State Roundup: $7 million in equipment to Ukraine; Schulz’s staff slam rival Cox; Pelosi supports Edwards

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MARYLAND SHIPS $7M OF MEDICAL EQUIPMENT TO UKRAINE: Bandages, body armor and breathing apparatus are on their way from Maryland to a beleaguered Ukrainian port city. Gov. Larry Hogan announced the shipment, part of a $7 million effort that will arrive in the port city of Odessa — a sister city of Baltimore — in the coming days. This is the second such shipment announced by Hogan since March. Bryan Sears / The Daily Record.

  • Hogan announced on Tuesday the dispatch of a multimillion-dollar aid package to Odessa, including medical supplies and bulletproof vests. Russian troops pounded the vital Ukrainian port on Tuesday, Ukrainian officials said, in an apparent effort to disrupt supply lines and Western arms deliveries critical to kyiv’s defense. The Associated Press.

SCHULZ SLAMS LE RIVAL COX STAFF: In the race for the GOP gubernatorial nomination, Hogan-backed Kelly Schulz is finally taking the gloves off against Trump-backed conspiracy theorist Dan Cox. Although the candidate herself rarely mentions him by name, her side began slamming Cox with flying colors. Bruce DePuyt/Maryland Matters.

PELOSI SUPPORTS EDWARDS IN 4and CONGRESS RACE: House Speaker Nancy Pelosi is backing Donna F. Edwards in the Democratic primary for Maryland’s 4th congressional district, where Edwards is mounting a bid back to win her former seat. In arguably the most-watched congressional primary in the state, Edwards is in a competitive race in the entrenched district of Prince George’s County against Glenn Ivey, the former Prince George state attorney. Meagan Flynn/The Washington Post.

MOONEY WINS W.VA. PRIMARY; THE EFFECT CAN REACH FREDERICK: In West Virginia, Representative Alex Mooney won a Republican primary against fellow Congressman David B. McKinley – a victory for Trump, who endorsed Mooney and campaigned for him. Mooney served in the Maryland Senate from 1999 to 2011 and is also a former chairman of the Maryland Republican Party. David Weigel/The Washington Post.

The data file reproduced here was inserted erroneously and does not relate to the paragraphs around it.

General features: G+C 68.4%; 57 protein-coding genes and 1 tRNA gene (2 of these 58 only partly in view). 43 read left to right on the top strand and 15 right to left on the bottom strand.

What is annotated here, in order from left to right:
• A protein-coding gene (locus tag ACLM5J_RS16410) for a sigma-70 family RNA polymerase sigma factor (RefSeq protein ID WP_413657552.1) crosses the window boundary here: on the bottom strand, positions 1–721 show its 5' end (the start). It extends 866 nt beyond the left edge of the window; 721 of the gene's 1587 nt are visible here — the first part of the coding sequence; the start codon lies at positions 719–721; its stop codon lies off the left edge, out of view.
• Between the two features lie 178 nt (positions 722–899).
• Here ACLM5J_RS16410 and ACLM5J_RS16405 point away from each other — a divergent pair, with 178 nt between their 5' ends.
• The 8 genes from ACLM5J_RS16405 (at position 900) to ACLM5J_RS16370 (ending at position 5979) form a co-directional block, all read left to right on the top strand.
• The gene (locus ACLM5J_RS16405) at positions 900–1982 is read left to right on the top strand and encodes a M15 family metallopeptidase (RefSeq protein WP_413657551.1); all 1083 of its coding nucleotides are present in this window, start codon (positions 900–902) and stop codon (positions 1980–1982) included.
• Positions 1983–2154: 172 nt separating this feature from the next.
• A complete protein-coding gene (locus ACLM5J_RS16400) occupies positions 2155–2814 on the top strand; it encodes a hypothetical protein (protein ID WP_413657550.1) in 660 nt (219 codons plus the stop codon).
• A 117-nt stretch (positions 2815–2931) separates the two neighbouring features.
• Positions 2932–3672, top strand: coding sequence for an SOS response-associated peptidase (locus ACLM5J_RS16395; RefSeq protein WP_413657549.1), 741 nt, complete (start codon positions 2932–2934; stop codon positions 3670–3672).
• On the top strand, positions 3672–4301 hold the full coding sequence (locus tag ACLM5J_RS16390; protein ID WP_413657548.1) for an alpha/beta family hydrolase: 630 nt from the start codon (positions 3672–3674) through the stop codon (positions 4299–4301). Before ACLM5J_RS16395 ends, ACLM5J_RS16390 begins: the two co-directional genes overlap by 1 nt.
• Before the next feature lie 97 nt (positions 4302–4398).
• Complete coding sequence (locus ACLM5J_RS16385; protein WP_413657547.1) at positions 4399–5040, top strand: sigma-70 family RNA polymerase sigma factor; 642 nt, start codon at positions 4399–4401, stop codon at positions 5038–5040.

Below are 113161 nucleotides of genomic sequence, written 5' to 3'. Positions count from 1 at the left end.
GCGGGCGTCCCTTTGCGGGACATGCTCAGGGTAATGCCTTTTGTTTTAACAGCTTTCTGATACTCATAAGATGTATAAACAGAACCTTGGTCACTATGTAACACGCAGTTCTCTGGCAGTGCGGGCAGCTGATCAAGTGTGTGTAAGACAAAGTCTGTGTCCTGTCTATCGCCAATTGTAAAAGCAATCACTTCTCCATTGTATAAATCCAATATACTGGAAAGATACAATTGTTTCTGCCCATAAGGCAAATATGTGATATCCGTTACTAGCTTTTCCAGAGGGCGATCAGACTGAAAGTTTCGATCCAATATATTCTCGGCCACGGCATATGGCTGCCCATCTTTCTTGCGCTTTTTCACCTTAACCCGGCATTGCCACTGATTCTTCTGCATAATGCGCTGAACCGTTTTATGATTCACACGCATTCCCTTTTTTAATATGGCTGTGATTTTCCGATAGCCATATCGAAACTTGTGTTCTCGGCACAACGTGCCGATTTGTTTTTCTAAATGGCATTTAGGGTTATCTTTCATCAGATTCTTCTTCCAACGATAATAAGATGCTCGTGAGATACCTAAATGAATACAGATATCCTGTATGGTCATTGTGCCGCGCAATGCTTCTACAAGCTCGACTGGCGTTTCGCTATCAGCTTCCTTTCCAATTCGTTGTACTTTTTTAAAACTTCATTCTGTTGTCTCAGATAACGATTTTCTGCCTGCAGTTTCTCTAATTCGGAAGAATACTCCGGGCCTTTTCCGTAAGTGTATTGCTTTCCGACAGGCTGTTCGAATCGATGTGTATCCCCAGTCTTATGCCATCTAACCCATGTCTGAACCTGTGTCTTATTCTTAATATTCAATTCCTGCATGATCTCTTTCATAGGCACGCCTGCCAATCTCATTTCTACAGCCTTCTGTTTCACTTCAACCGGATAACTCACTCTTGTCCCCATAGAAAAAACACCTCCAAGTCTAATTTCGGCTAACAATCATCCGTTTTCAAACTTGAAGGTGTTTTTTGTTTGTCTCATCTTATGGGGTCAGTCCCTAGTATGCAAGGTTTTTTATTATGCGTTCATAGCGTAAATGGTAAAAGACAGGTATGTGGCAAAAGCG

• Mooney, 50, once a central figure in Maryland politics, is heavily favored to win a fifth term this fall and is seen as very likely to challenge controversial Democratic Senator Joe Manchin in 2024. The main result is also good news for Maryland State Senator. Michael J. Hough (R-Frederick), who in his day job works as Mooney’s chief of staff. Hough is giving up his Senate seat to run for Frederick County executive this year. But with Mooney guaranteed another term in Congress, Hough has an alternative in case he loses his county leadership race this fall. Josh Kurtz/Maryland Matters.

PRIMARY DEBATES: Please join The Maryland Reporter’s Len Lazarick as he moderates online virtual debates for Maryland Attorney General candidates. Republicans Michael Peroutka and Jim Shalleck debate Tuesday, May 24, 7 p.m. Sign up here to get the link. Democrats Anthony Brown and Katie Curran O’Malley debate Wednesday, May 25, 7:30 p.m. Register here. Maryland Matters’ Josh Kurtz is moderating the debate for Democratic Controller candidates Tim Adams and Brooke Lierman on Tuesday, May 31. Register here. Here is the flyer. The League of Women Voters is the lead sponsor along with,, Maryland Nonprofits, Maryland Latinos Unidos and the Schaefer Center for Public Policy at the University of Baltimore, the online host.